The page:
DP: The U.S. is now the epicenter of the coronavirus in terms of confirmed positive cases. However, there are other countries, like India and Brazil, that are still earlier in their stages of the pandemic. Prime Minister Narendra Modi of India shut down the entire country while President Jair Bolsonaro of Brazil is taking a very opposite mentality by downplaying the danger posed by the virus. Where do you think these two countries will stand a month from now, and what is your assessment of their responses?

NC: I think they are both going to be in serious trouble for different reasons, and I am very worried about what’s going to happen in the southern hemisphere. The virus is going to move south in the summer months, as is typical of respiratory pandemics, which move from hemisphere to hemisphere. I think we are going to have serious outbreaks in both of those countries for a variety of reasons.

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DP: Can you talk about some of those reasons?

NC: Each of these countries has different strengths and weaknesses it brings to the problem. I think the strategy of Brazil to take it on the chin is not going to work necessarily unless it’s prepared to tolerate a great number of deaths, which it might be. In India, I think even if they start reducing the number of coronavirus deaths, I am reading that there are huge numbers of people that are literally starving out because they have no wages, so it’s not an easy problem in either of those countries.

DP: Now, another phrase that has been thrown around very frequently is the strategy of “test and trace.” Supposedly, it’ll allow us to track down the individuals who are positive cases and to allow the rest of the population to return to the economy. How far are we away from being able to achieve “test and trace”?

NC: Months. We are months away from being able to do the South Korean system. Our public is not prepared for that. We don’t have the testing facilities. We don’t have tests. We don’t have the personnel to do the tracing.

So, we would need public buy in. We would need public health personnel and equipment. We need computer systems and tests. We would need a lot of infrastructure to do that, and it’ll take a lot of time to set that up. But I think people will suddenly be willing to do that if that’s what allows the economy to get back on track.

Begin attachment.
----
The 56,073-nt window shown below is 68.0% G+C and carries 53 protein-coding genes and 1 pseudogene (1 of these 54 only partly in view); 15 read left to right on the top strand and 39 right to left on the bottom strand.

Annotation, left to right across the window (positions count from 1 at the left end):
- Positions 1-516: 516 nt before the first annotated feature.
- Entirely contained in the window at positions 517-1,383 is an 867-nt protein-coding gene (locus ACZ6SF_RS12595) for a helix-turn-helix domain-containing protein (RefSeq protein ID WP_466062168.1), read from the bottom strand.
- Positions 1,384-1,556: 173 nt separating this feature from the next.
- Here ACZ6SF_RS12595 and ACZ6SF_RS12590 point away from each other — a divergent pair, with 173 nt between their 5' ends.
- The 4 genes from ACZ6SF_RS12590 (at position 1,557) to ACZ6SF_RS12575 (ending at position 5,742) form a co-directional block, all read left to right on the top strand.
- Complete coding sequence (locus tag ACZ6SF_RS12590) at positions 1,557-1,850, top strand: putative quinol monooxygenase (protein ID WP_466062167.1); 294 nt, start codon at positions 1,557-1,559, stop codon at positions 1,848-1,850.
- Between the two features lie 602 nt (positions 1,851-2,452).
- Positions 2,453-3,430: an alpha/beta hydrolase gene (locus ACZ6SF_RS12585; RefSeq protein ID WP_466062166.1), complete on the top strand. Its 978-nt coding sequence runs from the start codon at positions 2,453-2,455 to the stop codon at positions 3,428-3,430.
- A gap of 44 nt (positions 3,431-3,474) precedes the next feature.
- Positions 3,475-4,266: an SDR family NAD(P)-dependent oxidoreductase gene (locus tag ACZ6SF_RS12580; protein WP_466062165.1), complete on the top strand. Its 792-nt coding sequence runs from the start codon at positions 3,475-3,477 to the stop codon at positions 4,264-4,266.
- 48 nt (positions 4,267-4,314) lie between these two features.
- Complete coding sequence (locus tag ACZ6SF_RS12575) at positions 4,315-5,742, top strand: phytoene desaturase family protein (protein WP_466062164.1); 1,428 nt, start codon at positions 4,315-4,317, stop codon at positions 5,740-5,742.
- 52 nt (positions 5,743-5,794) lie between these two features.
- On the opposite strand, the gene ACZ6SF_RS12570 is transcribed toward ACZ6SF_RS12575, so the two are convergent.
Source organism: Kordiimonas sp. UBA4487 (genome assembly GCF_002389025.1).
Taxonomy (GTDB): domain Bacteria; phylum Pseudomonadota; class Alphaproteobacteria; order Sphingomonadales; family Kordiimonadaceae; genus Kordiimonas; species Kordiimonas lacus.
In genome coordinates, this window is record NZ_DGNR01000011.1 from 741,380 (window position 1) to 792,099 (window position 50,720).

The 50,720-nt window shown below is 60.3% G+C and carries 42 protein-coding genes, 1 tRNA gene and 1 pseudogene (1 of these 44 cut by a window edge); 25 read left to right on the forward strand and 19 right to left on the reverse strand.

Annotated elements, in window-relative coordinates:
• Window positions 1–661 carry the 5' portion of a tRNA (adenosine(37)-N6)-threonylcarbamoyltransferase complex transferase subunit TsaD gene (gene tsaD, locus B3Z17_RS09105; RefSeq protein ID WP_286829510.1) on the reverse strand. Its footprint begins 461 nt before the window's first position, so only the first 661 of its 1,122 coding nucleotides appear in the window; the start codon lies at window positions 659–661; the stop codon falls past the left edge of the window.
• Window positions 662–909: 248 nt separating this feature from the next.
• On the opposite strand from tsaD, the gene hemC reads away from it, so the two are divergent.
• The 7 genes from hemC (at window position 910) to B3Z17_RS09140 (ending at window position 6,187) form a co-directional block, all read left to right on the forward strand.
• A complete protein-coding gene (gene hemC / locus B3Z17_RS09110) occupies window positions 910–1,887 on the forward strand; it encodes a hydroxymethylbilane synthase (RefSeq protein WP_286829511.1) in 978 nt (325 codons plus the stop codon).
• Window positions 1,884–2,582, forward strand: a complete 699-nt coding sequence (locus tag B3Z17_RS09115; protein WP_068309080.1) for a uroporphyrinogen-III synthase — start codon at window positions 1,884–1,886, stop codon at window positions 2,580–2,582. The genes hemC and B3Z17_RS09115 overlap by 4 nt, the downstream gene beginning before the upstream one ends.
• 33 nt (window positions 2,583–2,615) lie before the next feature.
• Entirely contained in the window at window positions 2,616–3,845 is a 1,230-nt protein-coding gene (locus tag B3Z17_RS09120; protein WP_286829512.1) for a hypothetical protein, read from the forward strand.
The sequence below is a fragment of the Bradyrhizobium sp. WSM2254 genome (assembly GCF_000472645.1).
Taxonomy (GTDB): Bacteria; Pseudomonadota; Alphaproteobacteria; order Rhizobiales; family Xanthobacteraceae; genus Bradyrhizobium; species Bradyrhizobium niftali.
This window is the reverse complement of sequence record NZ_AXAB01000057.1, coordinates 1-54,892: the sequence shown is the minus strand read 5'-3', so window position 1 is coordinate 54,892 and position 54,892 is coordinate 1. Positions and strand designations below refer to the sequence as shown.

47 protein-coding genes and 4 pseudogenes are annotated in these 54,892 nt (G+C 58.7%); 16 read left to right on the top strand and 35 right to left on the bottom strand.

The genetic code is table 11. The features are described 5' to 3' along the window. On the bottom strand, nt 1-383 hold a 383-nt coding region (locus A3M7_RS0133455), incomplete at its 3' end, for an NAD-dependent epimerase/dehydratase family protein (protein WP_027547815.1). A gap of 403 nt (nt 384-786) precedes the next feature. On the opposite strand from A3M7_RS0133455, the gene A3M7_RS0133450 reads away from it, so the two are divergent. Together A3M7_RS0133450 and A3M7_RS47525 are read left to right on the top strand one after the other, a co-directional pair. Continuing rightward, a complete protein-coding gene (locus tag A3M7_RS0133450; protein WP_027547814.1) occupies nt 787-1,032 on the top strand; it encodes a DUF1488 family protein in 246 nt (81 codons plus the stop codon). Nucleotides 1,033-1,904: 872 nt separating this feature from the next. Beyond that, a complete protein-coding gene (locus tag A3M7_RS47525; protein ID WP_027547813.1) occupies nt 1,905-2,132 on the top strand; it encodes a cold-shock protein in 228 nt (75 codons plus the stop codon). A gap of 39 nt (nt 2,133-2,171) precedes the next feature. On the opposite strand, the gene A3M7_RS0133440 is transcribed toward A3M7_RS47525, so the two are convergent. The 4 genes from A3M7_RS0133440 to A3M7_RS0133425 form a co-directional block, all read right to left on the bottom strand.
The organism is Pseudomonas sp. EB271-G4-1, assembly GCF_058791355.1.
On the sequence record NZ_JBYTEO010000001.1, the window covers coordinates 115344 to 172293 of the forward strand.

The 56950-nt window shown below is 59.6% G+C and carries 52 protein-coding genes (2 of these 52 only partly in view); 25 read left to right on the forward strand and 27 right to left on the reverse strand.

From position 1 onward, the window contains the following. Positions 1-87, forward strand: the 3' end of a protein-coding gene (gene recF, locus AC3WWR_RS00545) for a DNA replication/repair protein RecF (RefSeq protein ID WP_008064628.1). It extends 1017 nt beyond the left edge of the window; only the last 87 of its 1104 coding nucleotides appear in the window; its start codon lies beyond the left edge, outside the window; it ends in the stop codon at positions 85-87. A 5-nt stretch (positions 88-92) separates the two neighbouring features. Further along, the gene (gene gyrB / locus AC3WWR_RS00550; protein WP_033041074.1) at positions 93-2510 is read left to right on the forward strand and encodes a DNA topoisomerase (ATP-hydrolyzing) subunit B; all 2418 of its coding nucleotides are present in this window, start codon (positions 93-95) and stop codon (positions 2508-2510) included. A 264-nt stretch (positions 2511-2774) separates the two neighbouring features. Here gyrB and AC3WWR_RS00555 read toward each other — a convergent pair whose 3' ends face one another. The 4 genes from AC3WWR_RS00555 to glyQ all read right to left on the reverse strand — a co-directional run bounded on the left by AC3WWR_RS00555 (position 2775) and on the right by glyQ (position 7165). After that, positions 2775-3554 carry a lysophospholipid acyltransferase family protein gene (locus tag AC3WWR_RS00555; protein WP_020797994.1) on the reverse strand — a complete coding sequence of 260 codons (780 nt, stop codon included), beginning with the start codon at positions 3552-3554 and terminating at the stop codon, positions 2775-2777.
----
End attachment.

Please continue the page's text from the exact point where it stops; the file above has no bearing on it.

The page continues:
DP: When it comes to medical personnel, if we really do have a shortage or even a very severe shortage of personnel in this country, how can we make up for that problem?

NC: ICU nurses, historically, can physically manage two seriously ill patients at a time. You can stretch that out a little bit. You can shift some of the duty to other personnel like respiratory therapists; medical schools are rushing to graduate students so that they can become interns, but we are limited.

I think the bottleneck is going to be the personnel that can take care of people on ventilators. There’s no way around it. I don’t know if it’ll be possible to get enough humans that can operate this equipment fast enough. I’m imagining some hospitals are probably doing crash training programs as well. So, you know, that is going to be a challenge.

China contained the epidemic in Wuhan by busing in health care workers from around the nation. Whole teams of medical workers were transported into Wuhan. It’d be as if you took all the doctors and nurses from a Philadelphia hospital, built a hospital in New York City, and just moved them there. That’s the kind of thing China did. I don’t see that happening in the United States.

DP: What do you think is the currently the most harmful misinformation being spread about the coronavirus, either online or otherwise?

NC: I think the most harmful intellectual posture is a kind of American exceptionalism or complacency that says we can have our cake and eat it, too — that suggests we don’t have to make any sacrifices to fight this pathogen. I don’t know what makes us think we are so special. The ultimate outcome of this is that it will become endemic.